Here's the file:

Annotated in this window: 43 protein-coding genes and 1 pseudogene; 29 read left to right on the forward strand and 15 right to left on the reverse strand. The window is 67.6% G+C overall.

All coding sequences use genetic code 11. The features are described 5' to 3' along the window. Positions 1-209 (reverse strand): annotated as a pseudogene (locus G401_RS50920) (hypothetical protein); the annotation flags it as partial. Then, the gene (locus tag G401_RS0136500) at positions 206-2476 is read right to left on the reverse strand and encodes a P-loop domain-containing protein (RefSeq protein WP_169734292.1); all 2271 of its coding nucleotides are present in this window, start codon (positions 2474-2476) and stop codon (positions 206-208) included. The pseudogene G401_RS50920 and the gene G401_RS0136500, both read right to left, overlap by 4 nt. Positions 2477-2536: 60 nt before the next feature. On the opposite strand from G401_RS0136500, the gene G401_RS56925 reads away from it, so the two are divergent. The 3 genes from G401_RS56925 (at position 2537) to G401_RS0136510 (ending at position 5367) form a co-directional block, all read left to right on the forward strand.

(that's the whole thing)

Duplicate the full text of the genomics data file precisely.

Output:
Annotated in this window: 43 protein-coding genes and 1 pseudogene; 29 read left to right on the forward strand and 15 right to left on the reverse strand. The window is 67.6% G+C overall.

All coding sequences use genetic code 11. The features are described 5' to 3' along the window. Positions 1-209 (reverse strand): annotated as a pseudogene (locus G401_RS50920) (hypothetical protein); the annotation flags it as partial. Then, the gene (locus tag G401_RS0136500) at positions 206-2476 is read right to left on the reverse strand and encodes a P-loop domain-containing protein (RefSeq protein WP_169734292.1); all 2271 of its coding nucleotides are present in this window, start codon (positions 2474-2476) and stop codon (positions 206-208) included. The pseudogene G401_RS50920 and the gene G401_RS0136500, both read right to left, overlap by 4 nt. Positions 2477-2536: 60 nt before the next feature. On the opposite strand from G401_RS0136500, the gene G401_RS56925 reads away from it, so the two are divergent. The 3 genes from G401_RS56925 (at position 2537) to G401_RS0136510 (ending at position 5367) form a co-directional block, all read left to right on the forward strand.